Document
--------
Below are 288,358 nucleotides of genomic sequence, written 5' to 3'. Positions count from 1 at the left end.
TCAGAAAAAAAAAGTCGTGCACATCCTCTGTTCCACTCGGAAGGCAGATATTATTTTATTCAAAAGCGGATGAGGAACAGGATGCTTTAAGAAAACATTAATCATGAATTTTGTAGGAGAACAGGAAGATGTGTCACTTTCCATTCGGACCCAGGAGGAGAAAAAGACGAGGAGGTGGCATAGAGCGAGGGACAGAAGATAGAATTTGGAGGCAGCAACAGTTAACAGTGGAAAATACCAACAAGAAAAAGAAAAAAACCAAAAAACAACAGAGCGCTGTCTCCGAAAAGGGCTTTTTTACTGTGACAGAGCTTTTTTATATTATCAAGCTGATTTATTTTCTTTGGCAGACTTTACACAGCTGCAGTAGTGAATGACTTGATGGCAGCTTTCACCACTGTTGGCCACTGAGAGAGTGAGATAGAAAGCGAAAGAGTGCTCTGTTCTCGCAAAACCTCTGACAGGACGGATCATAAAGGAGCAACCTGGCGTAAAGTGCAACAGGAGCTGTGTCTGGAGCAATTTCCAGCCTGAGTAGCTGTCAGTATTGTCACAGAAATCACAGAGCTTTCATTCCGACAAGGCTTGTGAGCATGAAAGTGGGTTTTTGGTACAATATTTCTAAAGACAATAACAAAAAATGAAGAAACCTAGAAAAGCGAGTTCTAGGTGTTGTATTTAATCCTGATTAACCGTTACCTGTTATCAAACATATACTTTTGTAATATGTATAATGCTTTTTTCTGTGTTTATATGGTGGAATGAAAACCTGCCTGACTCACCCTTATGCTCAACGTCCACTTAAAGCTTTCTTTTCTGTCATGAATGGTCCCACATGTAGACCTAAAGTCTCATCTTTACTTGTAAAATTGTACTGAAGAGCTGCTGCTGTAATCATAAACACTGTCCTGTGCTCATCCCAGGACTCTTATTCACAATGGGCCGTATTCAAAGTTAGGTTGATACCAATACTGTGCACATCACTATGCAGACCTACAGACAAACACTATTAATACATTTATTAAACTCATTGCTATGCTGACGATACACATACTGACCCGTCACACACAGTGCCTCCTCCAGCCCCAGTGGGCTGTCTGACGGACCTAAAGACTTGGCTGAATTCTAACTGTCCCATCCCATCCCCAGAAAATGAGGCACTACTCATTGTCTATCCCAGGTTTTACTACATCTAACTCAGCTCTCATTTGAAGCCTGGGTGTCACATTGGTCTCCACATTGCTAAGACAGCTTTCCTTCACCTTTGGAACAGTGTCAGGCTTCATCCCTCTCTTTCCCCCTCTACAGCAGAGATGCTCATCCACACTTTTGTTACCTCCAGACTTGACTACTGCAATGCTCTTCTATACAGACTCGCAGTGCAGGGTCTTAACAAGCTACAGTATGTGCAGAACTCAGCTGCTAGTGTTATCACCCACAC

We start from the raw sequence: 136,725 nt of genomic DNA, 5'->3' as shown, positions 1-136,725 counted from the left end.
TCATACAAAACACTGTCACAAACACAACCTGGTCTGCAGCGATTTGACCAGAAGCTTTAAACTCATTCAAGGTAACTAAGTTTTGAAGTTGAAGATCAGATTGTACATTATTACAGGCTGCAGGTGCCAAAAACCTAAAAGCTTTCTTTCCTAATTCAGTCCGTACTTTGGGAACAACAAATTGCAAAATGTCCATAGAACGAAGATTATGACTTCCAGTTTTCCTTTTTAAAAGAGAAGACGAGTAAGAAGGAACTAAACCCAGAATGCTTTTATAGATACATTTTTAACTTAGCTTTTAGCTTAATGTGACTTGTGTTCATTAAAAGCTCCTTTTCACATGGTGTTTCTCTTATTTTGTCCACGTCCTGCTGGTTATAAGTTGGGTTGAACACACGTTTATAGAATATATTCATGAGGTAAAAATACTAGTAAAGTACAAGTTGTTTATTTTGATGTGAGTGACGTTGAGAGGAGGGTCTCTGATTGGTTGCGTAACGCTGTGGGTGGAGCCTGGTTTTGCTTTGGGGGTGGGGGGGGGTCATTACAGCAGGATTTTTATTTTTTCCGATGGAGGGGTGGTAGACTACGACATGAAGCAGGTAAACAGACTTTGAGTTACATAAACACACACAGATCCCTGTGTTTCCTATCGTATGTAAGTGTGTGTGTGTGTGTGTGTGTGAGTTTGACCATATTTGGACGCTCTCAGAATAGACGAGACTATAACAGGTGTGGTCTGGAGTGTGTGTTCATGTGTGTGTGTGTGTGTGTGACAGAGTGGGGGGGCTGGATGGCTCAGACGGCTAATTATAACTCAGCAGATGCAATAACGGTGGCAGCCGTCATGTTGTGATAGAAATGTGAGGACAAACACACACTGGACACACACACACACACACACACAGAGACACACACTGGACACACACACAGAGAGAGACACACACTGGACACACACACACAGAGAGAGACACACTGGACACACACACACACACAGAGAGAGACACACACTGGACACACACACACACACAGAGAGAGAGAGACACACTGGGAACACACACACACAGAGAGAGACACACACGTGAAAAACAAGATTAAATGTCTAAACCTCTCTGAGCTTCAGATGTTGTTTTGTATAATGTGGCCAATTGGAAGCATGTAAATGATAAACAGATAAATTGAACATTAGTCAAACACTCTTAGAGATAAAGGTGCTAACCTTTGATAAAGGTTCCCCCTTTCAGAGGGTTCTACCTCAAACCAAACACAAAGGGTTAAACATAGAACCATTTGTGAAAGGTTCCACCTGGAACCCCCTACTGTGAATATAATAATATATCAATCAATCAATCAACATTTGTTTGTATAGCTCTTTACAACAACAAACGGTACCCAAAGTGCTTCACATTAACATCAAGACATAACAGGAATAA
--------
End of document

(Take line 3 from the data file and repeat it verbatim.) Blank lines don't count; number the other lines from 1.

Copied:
We start from the raw sequence: 136,725 nt of genomic DNA, 5'->3' as shown, positions 1-136,725 counted from the left end.